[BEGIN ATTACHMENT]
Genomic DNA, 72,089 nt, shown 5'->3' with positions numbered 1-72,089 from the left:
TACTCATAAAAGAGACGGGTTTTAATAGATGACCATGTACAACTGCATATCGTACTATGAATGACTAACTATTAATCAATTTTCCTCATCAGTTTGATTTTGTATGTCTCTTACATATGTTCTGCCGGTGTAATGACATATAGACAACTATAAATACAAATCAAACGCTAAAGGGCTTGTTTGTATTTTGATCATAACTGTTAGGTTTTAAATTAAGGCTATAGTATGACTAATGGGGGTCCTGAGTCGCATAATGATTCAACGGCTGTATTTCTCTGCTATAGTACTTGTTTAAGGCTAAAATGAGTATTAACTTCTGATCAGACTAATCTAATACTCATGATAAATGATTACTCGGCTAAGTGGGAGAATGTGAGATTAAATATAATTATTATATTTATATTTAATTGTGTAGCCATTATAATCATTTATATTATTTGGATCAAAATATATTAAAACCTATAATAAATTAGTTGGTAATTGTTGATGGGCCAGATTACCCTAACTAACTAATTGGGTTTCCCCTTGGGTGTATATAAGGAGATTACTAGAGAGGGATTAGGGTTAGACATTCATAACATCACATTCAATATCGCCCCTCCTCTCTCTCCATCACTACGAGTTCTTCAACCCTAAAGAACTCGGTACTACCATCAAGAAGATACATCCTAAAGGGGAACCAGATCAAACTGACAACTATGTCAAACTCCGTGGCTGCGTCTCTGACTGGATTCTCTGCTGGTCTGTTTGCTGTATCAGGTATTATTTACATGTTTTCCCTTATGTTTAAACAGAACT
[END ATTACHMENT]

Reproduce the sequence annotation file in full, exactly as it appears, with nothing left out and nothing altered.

Genomic DNA, 72,089 nt, shown 5'->3' with positions numbered 1-72,089 from the left:
TACTCATAAAAGAGACGGGTTTTAATAGATGACCATGTACAACTGCATATCGTACTATGAATGACTAACTATTAATCAATTTTCCTCATCAGTTTGATTTTGTATGTCTCTTACATATGTTCTGCCGGTGTAATGACATATAGACAACTATAAATACAAATCAAACGCTAAAGGGCTTGTTTGTATTTTGATCATAACTGTTAGGTTTTAAATTAAGGCTATAGTATGACTAATGGGGGTCCTGAGTCGCATAATGATTCAACGGCTGTATTTCTCTGCTATAGTACTTGTTTAAGGCTAAAATGAGTATTAACTTCTGATCAGACTAATCTAATACTCATGATAAATGATTACTCGGCTAAGTGGGAGAATGTGAGATTAAATATAATTATTATATTTATATTTAATTGTGTAGCCATTATAATCATTTATATTATTTGGATCAAAATATATTAAAACCTATAATAAATTAGTTGGTAATTGTTGATGGGCCAGATTACCCTAACTAACTAATTGGGTTTCCCCTTGGGTGTATATAAGGAGATTACTAGAGAGGGATTAGGGTTAGACATTCATAACATCACATTCAATATCGCCCCTCCTCTCTCTCCATCACTACGAGTTCTTCAACCCTAAAGAACTCGGTACTACCATCAAGAAGATACATCCTAAAGGGGAACCAGATCAAACTGACAACTATGTCAAACTCCGTGGCTGCGTCTCTGACTGGATTCTCTGCTGGTCTGTTTGCTGTATCAGGTATTATTTACATGTTTTCCCTTATGTTTAAACAGAACT